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Posts tagged ‘professional development’

There’s still time to plan your summer PD

Great social studies teachers are always on the lookout for ways to hone their skills. The problem? Where to start looking for possible options. Use the online lists below to help you find just the right place to spend part of your summer.
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What are you zinking about?

There are days and sometimes weeks when I am just drifting along with my head barely above water. It seems as if it’s just one thing after another and I end up switching into survival, one day at a time, get it done cause it’s due this afternoon mode.

And I know it’s the same for you. People tell us that February is the shortest month. But if you’re just moving from one class to another, from one meeting to the next, parent contact to parent contact, February can feel like it lasts forever. We feel your pain.

So it’s a perfect time. Time for some sort of mid-year self reflection.

As educators, I’m convinced that we don’t do enough metacognition. We don’t reflect often enough about our practice. We don’t chat enough with our digital PLNs. And we need to. We need to take more responsibility for our own professional learning. Especially in the doldrums of February.

So your job over the next week or so? Catch your breath, be intentional about setting aside some time, and do a little bit of zinking: Read more

Throw out what doesn’t work. Replace it with this.

I knew the day was coming. There is a fairly extensive remodeling project happening in our office, including the need to move some storage areas for a new ESSDACK MakerSpace.

One of the storage areas sitting right in the middle of the danger zone includes some of my stuff. So Michelle, Facilities Director, office podmate, and “clean up your junk” taskmaster, let me know that my things had to find other living arrangements.

Fifteen years. That’s how long I’ve had the privilege of spending time here. Lots of good times. But also lots of stuff. Seriously, lots of stuff. So I spent four hours this morning going through shelves, folders, and three ring binders trying to decide what to keep and what to toss.

Yeah. Fifteen years of collecting books and resources. Fifteen years of lesson plan ideas and materials. Journals, articles. Freebies from conferences. Workshop handouts.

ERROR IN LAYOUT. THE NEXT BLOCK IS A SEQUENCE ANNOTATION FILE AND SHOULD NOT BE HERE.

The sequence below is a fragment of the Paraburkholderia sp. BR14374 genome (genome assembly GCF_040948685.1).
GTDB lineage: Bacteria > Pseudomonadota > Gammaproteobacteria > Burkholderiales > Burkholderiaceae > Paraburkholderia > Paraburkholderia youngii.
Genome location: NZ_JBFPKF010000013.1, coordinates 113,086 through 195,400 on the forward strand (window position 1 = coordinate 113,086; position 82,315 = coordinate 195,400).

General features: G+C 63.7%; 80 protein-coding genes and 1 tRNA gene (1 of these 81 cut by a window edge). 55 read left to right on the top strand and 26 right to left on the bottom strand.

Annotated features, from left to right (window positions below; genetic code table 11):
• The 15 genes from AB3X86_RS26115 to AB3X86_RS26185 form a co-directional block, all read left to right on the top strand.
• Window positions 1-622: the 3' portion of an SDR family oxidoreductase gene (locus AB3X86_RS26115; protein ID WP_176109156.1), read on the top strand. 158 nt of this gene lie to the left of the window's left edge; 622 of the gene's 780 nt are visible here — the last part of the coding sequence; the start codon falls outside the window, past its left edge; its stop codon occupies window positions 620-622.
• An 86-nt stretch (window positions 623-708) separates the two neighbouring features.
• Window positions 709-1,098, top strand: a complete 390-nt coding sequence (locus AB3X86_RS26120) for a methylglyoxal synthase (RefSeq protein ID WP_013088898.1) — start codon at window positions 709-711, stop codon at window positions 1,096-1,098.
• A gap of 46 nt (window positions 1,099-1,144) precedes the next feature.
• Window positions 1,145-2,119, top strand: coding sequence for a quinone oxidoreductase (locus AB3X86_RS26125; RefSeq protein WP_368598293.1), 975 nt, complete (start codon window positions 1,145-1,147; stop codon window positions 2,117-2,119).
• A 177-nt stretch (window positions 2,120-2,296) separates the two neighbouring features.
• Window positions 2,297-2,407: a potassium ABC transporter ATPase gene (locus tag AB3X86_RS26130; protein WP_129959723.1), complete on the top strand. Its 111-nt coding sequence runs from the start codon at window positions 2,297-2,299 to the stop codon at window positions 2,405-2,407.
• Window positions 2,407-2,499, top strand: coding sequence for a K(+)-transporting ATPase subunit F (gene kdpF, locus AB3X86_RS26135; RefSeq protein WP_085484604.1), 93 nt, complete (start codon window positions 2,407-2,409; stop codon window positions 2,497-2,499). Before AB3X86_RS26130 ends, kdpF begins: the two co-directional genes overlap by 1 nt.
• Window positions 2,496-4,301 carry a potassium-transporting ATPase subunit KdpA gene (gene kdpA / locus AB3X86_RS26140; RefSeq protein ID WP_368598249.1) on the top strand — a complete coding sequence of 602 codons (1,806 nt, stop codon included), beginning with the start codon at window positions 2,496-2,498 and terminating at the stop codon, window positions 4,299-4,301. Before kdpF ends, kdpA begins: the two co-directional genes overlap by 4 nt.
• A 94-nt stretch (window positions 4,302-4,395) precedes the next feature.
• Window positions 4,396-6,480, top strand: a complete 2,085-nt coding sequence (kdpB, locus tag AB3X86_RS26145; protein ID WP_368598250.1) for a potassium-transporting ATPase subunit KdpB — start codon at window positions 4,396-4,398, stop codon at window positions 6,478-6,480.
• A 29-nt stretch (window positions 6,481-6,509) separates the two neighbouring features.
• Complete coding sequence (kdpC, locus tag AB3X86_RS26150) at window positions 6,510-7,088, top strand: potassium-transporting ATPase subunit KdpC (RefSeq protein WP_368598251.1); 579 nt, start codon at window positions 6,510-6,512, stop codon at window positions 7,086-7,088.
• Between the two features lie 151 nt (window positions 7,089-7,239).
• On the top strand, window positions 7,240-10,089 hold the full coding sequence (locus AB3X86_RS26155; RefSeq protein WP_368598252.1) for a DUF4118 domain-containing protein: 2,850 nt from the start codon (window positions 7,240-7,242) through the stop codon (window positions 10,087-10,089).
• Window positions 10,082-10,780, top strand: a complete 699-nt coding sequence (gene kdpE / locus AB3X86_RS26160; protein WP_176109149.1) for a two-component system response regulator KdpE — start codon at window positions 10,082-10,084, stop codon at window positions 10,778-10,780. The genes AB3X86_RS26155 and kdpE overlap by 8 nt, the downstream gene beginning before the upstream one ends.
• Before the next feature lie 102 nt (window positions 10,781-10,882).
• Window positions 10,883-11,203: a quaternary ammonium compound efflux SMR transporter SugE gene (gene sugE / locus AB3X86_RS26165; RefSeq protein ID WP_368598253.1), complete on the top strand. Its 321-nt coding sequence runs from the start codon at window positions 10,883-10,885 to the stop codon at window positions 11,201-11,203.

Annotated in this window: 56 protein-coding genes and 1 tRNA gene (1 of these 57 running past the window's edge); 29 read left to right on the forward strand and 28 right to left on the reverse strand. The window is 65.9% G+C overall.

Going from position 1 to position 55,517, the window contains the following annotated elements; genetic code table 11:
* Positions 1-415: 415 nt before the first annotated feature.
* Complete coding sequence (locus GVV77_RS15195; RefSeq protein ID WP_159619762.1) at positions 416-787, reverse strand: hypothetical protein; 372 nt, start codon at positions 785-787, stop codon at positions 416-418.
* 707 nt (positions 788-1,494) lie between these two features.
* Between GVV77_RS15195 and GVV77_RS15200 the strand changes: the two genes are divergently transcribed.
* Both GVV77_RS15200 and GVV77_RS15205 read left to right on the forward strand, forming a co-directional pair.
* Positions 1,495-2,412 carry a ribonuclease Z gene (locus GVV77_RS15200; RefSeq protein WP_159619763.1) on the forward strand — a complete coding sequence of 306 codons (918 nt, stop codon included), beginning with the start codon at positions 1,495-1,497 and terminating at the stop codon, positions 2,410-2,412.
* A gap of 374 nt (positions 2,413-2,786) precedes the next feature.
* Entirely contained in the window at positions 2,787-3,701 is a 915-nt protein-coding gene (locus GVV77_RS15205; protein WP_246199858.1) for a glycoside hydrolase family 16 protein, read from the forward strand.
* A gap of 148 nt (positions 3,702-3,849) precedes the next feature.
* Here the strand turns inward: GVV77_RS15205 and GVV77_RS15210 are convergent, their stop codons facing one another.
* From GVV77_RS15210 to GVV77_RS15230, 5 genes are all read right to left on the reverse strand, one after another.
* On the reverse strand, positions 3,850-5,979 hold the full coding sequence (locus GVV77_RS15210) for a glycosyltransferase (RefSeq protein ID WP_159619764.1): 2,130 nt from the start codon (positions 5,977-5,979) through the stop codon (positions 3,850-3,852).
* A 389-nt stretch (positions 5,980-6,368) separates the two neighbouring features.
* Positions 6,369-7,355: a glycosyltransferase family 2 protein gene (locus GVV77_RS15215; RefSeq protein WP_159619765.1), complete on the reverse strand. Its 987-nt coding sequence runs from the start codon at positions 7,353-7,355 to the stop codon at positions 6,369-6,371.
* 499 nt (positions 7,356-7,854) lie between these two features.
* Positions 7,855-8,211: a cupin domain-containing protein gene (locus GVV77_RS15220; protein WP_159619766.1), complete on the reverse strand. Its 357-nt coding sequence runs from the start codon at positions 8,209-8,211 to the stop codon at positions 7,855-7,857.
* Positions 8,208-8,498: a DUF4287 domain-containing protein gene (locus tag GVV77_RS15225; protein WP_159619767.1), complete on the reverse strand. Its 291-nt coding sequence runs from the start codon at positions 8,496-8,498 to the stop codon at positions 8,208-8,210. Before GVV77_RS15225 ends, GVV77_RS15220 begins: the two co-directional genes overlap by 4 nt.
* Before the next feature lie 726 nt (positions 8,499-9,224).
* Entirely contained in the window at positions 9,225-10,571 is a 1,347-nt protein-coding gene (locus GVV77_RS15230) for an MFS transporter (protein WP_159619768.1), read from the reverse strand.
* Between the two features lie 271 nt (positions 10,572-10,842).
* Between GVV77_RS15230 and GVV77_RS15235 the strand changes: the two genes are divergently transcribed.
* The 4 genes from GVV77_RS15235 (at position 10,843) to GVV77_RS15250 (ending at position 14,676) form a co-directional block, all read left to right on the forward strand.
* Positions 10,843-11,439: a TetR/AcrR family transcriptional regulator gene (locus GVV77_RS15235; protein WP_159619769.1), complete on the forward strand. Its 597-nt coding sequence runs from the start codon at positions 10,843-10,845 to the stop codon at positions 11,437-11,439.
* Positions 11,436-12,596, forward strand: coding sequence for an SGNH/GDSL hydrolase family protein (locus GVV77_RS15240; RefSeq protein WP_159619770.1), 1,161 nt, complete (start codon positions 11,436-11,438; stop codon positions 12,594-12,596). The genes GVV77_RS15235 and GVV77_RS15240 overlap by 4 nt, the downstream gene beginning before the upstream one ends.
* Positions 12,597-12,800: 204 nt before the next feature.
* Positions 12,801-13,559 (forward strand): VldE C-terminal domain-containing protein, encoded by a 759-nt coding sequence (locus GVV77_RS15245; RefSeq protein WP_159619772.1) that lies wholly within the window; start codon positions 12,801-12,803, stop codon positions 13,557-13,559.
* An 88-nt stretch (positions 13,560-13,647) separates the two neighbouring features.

I eventually ended up with seven very full boxes headed to the recycle bin. Read more

Tip of the Week: Personalized PD with the LOC

Complete the following sentence in your head.

Every workshop I attend should . . .

My first thought?

include snacks and very large Diet Pepsi.

But I suppose there are a few other ways to complete the sentence. A couple of weeks ago I ran across a very interesting post by Pernille Ripp titled Every Workshop I Attend Should . . . What Attendees Wish We Knew. Powerful stuff. As someone who spends a lot of time working with teachers, it was a great reminder of what a good PD session should look like.

  • Teachers want choice
  • They want to connect with others and content
  • They want to be acknowledged as experts
  • They want practical ideas
  • They want to be inspired
  • They want the focus to be on students
  • They want it to be fun

And I’m a big believer in face to face, professional learning in groups. I love the interaction that can happen when teachers passionate about the profession get together. Using Ripp’s list as a guide is a wonderful way to measure whether the learning is of high quality.

But with this new fangled interwebs thing out there, there is also personal professional growth opportunities available that would have been impossible to find even five years ago. So where can you find professional development options that contain all of the things on Ripp’s list? Read more

Books that shaped America. Mmm . . .

As part of the celebration of their 100th birthday, the US Department of Labor recently put together a list titled “Books That Shaped Work in America.” It’s an interesting list. And I will be the first to admit that more than several of the books are unfamiliar to me and that more than several of the books are . . . mmm . . . interesting selections.

I mean, I get why The Jungle made the list. Why Liar’s Poker made the list. Even Busy Busy Town (a personal favorite). But still scratching my head a bit on I’m a Frog and Madam Secretary. That’s the cool thing about lists – everyone has a different opinion. I also like the idea that the Department of Labor asked current and former employees to create the list.

But it got me thinking. Read more

Historians on Twitter

I love Twitter. I probably don’t use it enough or in a way that maximizes its potential. But I still love it. I also think we need to be using it as both a professional development and instructional tool.

And I just ran across Russel Tarr’s very sweet list of historians on Twitter. It’s a big list, and it’s growing every day, but it is a nice place to start if you’re looking to add to your follow list. He also has a great list of History Educators – more of a focus on classroom teachers.

And don’t forget to head back to his ActiveHistory page and all of his Class Tools like FakeBook and Fake Tweet.

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